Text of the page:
Human-ities · Science

Using a foreign language changes moral decisions

A new study from psychologists at the University of Chicago and Pompeu Fabra University in Barcelona finds that people using a foreign language take a relatively utilitarian approach to moral dilemmas, making decisions based on assessments of what’s best for the common good. That pattern holds even when the utilitarian choice would produce an emotionally difficult outcome, such as sacrificing one life so others could live.

“This discovery has important consequences for our globalized world, as many individuals make moral judgments in both native and foreign languages,” says Boaz Keysar, Professor of Psychology at UChicago. “The real world implications could include an immigrant serving as a jury member in a trial, who may approach decision-making differently than a native-English speaker.” Leading author Albert Costa, UPF psychologist adds that “deliberations at places like the United Nations, the European Union, large international corporations or investment firms can be better explained or made more predictable by this discovery.”

Read full article at Science Daily.

Human-ities · Public Space · Social/Politics · Theory

Economics and the Brain: How People Really Make Decisions in Turbulent Times

In a 2008 paper on neuroeconomics, Stanford economist George Loewenstein said: “Whereas psychologists tend to view humans as fallible and sometime even self-destructive, economists tend to view people as efficient maximisers of self-interest who make mistakes only when imperfectly informed about the consequences of their actions.”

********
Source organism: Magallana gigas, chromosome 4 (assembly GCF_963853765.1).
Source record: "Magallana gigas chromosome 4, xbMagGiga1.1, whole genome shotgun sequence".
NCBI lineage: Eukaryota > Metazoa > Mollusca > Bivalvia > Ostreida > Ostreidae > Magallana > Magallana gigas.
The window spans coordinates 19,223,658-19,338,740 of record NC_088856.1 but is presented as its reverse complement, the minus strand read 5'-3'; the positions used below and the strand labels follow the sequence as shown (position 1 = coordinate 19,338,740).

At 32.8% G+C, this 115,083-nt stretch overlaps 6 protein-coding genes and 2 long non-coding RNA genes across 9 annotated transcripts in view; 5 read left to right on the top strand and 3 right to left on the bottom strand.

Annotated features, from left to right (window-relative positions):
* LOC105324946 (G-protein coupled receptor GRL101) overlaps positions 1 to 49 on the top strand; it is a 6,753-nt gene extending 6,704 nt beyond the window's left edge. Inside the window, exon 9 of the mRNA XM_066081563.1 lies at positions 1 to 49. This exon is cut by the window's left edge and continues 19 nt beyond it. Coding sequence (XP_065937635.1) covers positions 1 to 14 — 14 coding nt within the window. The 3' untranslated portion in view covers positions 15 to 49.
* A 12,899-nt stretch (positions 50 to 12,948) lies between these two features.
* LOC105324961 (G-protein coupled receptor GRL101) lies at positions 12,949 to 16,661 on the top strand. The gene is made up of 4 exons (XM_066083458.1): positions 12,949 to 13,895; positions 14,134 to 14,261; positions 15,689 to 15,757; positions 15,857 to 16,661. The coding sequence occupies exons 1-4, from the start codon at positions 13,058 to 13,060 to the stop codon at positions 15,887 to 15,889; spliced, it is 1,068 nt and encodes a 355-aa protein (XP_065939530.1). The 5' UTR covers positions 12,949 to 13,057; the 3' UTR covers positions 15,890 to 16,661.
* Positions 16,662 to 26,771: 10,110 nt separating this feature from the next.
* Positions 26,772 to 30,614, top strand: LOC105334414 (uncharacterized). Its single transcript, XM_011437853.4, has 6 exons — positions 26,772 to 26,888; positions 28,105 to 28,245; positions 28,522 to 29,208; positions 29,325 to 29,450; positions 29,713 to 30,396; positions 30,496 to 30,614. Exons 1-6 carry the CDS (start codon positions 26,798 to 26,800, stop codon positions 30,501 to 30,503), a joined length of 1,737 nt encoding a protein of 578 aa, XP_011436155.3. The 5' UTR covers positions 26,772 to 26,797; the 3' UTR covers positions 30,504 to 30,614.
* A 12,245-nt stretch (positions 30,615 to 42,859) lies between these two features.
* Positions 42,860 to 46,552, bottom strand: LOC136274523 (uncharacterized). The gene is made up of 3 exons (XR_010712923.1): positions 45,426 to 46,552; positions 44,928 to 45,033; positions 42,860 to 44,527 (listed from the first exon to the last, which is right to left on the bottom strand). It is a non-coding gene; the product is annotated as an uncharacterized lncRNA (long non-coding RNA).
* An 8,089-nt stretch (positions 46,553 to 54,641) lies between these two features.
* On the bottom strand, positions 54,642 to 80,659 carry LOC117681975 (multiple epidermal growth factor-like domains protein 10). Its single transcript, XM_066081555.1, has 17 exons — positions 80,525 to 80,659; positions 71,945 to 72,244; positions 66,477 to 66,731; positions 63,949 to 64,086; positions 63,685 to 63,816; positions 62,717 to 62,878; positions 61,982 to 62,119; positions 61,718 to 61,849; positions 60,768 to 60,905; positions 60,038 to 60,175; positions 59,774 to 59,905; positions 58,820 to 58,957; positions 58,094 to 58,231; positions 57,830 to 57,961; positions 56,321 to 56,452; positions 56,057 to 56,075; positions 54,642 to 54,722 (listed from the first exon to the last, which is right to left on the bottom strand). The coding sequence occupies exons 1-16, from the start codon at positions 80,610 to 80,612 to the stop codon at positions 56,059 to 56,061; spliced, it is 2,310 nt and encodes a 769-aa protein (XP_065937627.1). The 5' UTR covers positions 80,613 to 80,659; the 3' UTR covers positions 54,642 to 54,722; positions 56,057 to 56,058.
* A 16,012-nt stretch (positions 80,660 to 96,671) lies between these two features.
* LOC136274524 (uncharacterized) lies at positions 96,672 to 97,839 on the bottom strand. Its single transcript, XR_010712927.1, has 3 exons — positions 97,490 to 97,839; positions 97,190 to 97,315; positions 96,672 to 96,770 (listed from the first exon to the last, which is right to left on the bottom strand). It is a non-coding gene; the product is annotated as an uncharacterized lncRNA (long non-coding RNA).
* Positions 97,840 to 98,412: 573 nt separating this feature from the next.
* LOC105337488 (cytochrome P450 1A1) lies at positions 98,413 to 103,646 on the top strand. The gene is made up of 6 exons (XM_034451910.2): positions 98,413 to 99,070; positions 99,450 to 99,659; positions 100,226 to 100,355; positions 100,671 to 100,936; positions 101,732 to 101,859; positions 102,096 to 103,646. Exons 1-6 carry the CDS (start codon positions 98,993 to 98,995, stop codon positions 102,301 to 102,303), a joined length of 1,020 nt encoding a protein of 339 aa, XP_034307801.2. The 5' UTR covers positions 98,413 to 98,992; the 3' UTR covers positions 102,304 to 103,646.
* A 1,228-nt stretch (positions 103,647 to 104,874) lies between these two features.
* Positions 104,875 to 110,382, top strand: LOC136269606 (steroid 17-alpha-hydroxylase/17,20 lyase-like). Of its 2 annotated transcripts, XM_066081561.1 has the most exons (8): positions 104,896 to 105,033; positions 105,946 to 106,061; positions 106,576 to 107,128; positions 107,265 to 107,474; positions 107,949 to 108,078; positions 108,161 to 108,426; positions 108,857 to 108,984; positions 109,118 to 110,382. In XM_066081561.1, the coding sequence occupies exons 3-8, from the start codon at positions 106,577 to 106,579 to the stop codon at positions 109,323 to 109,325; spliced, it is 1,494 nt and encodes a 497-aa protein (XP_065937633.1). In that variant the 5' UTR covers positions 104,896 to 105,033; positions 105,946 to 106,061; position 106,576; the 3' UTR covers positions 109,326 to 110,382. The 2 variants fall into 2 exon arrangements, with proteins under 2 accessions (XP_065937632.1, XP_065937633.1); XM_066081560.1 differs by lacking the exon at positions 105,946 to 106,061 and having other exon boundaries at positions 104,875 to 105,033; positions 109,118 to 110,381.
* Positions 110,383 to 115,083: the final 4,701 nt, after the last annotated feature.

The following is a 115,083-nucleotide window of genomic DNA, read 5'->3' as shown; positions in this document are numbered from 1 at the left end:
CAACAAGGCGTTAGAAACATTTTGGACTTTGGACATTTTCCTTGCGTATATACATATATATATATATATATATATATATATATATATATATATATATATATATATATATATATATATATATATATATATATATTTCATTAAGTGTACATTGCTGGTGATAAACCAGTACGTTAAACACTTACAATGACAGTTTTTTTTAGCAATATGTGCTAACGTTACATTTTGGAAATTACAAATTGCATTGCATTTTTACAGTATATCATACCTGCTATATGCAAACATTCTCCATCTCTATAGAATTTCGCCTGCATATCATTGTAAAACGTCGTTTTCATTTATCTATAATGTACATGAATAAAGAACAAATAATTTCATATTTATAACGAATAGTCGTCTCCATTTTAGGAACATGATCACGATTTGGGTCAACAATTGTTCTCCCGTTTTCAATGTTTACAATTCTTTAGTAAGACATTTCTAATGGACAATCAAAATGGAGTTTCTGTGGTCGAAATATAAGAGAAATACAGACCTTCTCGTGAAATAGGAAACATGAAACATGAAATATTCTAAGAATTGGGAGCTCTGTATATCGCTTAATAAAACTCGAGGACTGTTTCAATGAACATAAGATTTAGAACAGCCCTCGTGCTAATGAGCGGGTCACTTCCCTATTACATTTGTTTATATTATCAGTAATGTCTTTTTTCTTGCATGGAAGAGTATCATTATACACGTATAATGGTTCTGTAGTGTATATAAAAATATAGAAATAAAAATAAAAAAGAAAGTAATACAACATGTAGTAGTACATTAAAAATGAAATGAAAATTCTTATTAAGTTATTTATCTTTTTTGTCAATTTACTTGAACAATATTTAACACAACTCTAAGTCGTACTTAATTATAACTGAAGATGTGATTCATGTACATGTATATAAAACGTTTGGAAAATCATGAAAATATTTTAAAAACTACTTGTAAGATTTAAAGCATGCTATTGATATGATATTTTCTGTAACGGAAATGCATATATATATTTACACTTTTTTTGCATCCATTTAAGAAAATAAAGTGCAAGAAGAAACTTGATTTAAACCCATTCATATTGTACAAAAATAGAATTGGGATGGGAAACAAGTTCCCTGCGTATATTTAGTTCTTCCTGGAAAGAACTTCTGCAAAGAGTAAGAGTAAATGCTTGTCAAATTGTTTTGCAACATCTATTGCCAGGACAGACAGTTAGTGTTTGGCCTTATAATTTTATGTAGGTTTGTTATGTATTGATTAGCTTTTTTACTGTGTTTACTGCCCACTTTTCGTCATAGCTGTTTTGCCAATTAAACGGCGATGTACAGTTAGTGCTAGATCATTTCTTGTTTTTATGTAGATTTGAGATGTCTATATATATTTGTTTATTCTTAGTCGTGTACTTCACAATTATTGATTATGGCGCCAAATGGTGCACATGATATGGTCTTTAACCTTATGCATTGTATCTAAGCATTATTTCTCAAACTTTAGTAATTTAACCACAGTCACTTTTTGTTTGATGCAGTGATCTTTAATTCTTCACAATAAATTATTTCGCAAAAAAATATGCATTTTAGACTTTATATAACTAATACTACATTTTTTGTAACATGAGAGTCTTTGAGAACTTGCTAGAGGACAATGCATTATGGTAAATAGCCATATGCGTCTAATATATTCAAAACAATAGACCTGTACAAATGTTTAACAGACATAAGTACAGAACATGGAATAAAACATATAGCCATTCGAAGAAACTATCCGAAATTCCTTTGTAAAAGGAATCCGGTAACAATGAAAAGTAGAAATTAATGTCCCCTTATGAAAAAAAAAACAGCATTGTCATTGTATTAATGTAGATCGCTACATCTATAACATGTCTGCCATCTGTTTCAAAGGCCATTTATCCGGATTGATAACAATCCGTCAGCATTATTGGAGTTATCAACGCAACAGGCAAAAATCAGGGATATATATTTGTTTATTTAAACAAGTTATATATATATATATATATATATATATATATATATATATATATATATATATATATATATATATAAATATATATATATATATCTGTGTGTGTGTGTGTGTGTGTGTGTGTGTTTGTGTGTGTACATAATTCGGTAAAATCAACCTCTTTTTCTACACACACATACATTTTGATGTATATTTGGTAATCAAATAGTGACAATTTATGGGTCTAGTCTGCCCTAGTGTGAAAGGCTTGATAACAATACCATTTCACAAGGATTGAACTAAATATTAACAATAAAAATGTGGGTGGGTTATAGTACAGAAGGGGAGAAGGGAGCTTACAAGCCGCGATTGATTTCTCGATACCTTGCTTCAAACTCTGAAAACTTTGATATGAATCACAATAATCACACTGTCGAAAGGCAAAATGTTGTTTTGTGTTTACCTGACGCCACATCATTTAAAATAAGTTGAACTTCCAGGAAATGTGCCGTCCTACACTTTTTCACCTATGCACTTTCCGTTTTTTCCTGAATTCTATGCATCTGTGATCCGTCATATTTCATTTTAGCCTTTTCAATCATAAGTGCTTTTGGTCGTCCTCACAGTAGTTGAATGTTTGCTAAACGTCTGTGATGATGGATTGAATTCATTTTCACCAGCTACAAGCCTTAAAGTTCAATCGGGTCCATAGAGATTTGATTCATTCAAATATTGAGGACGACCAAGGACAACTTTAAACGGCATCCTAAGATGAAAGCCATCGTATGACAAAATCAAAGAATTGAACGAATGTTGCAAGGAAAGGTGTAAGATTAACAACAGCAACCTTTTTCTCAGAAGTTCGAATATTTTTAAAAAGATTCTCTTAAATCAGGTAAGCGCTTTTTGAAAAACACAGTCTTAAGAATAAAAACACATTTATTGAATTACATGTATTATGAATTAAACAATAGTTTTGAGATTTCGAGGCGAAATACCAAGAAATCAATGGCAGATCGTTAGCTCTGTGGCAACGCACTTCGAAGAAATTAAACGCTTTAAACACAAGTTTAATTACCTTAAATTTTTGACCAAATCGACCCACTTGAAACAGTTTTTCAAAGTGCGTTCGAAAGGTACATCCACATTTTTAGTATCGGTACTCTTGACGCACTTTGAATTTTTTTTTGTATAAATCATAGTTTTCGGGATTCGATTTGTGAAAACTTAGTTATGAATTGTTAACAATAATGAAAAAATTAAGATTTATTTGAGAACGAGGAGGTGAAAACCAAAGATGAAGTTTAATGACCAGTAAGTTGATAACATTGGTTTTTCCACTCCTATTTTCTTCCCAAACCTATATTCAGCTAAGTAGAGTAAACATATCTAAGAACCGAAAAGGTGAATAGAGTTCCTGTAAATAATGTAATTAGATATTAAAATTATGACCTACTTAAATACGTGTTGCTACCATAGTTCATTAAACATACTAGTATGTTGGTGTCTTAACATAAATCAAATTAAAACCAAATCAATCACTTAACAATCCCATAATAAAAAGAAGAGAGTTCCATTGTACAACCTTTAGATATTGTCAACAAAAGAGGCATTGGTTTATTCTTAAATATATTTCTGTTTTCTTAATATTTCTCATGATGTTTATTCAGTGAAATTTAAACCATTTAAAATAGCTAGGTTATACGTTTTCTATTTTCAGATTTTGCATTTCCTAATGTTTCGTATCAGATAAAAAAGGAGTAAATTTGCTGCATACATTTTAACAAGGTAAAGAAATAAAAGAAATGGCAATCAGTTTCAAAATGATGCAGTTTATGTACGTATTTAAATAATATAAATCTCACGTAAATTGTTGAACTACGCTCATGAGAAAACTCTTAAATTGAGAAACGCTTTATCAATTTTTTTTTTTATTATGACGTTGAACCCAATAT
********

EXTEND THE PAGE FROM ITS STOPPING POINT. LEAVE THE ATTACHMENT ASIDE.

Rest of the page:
This view of humans as completely rational – and the market as eminently efficient – is relatively recent. In 1922, in the Journal of Political Economy, Rexford G. Tugwell, said (to paraphrase) that a mind evolved to function best in “the exhilarations and the fatigues of the hunt, the primitive warfare and in the precarious life of nomadism”, had been strangely and quickly transported into a different milieu, without much time to modify the equipment of the old life.

The field of economics has since rejected this more pragmatic (and I would argue, realistic) view of human behavior, in favor of the simpler and neater “rational choice” perspective, which viewed the power of reflection as the only force driving human behavior.

But to paraphrase sociologist Zygmunt Bauman, our currently held views of what is reasonable, sensible and good sense tend to take shape in response to the realities “out there” as seen through the prism of human practice – what humans currently do, know how to do, are trained, groomed and inclined to do.

We compare ourselves to people we know, and come into contact with – either through social groups, or lately, with the advent of mass and, even fragmented media, people we think are like us.

Excerpt of an article written by Paul Harrison, The Conversation. Continue HERE